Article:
3 Conclusion

The search for cosmologies driven by dark energy is presently in vogue. The leitmotiv is the observational support for an accelerated Universe provided by the type Ia supernovae (SNe) experiments at intermediate and high redshifts.

This short review focused on some alternative candidates to dark energy. This ubiquitous component plus the dark matter are responsible for nearly 95% of the matter-energy content filling the Universe. However, different from dark matter, the extra dark (energy) component is intrinsically relativistic and its negative pressure is required by the present accelerating stage of the Universe. Its tiny density and weak interaction presumably preclude the possibility of identification in the terrestrial laboratory. Unfortunately, even considering that we are in the golden age of empirical cosmology, the existing data are still unable to discriminate among the different dark energy candidates, thereby signaling that we need better observations in order to test the basic predictions. In particular, this means that the determination of cosmological parameters will continue to be a central goal in the near future. The fundamental aim is to shed some light on the nature of the dark energy.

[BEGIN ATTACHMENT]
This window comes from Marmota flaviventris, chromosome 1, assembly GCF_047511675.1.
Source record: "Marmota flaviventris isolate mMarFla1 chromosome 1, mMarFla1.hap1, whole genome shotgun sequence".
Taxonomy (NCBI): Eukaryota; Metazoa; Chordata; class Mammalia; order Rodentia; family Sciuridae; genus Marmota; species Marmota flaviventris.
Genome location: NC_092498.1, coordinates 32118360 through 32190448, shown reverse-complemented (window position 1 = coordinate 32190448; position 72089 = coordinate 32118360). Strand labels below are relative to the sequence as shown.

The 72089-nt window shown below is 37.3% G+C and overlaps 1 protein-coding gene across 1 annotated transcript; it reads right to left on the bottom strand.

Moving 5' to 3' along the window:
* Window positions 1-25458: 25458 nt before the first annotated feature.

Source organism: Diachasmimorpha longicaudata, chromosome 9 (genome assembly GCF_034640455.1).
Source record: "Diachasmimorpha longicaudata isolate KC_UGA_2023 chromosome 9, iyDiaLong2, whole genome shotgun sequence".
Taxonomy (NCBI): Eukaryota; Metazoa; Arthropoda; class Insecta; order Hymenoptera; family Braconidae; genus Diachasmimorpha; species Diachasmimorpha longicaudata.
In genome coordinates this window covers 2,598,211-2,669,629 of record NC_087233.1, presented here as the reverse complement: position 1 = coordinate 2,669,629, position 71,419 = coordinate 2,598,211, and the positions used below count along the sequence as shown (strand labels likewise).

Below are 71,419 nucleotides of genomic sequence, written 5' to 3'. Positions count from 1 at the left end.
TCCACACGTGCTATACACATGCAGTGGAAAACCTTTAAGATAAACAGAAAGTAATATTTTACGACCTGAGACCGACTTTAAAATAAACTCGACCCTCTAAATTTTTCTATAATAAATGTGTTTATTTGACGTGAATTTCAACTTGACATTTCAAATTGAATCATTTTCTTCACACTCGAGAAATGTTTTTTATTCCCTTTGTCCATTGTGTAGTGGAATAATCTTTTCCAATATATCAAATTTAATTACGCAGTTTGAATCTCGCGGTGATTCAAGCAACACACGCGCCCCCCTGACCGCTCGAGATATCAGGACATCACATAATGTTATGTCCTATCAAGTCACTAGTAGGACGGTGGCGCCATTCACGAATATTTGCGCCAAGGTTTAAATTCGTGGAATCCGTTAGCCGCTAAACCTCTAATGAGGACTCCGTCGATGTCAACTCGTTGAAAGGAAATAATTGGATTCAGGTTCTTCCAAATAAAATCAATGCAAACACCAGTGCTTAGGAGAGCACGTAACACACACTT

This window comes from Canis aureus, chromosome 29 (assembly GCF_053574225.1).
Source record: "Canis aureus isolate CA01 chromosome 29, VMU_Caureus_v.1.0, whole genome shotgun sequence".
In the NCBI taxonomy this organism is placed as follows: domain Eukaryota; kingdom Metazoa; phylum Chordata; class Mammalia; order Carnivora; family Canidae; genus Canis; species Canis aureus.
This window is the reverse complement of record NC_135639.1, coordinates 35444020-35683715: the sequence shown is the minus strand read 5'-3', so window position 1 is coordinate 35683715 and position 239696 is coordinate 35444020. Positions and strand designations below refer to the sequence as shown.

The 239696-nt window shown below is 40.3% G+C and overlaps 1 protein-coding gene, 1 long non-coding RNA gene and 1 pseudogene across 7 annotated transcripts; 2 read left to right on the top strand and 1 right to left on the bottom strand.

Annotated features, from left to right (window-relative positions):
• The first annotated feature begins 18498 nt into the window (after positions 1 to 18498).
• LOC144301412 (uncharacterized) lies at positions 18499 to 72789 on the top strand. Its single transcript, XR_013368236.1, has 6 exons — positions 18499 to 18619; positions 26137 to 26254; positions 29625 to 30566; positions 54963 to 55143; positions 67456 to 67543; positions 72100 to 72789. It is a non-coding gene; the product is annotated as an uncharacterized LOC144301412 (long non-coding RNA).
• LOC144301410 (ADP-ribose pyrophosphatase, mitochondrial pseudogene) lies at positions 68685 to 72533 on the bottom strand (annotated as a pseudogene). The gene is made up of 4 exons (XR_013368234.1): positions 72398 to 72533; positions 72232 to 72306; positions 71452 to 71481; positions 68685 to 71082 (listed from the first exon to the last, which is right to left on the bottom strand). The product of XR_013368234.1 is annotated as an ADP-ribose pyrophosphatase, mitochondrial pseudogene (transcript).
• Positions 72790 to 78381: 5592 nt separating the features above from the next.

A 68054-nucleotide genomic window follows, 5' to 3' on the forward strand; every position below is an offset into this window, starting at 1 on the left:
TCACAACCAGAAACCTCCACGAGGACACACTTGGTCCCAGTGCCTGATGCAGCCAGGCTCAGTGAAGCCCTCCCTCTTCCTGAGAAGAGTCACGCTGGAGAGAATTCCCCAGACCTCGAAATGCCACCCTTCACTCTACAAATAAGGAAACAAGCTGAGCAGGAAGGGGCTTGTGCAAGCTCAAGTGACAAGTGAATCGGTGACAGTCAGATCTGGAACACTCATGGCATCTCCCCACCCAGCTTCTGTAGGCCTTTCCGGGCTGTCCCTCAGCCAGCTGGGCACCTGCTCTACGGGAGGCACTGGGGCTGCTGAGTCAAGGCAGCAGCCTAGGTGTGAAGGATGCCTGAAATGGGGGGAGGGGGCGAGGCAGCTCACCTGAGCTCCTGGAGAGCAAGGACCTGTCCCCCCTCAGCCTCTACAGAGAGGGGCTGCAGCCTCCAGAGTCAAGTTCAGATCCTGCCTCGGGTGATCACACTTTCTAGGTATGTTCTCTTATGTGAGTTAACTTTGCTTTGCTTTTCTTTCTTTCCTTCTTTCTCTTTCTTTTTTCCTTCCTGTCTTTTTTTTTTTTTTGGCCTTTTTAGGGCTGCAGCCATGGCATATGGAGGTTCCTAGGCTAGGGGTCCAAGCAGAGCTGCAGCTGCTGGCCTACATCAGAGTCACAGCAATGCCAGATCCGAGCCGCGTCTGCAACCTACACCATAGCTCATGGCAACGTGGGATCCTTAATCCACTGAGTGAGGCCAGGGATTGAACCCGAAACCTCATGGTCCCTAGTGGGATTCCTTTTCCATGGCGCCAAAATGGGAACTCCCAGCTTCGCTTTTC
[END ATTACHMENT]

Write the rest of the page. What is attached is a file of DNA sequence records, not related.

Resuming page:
On the other hand, since the current models are more complicated than the Einstein-de Sitter Universe, such a situation is somewhat uncomfortable either from theoretical or observational viewpoints. It has also to be admitted that none dark energy model has been successful enough to deserve the status of a ''standard model". However, the present time for many cosmologists is very exciting because although preserving some aspects of the basic physical picture, the new invisible actor (dark energy) which has not been predicted by particle physics, and is responsible for repulsive gravity, may alter profoundly the traditional view of space-time and matter.




This work was partially supported by the Conselho Nacional de Desenvolvimento Científico e Tecnológico (CNPq), Pronex/FINEP (No. 41.96.0908.00), FAPESP (00/06695-0) and CNPq (62.0053/01-1-PADCT III/Milenio). I am indebted to G. Steigman, J. S. Alcaniz, N. Pires, R. Silva, J. V. Cunha and R. C. Santos for many helpful discussions.



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Received on 31 August, 2003.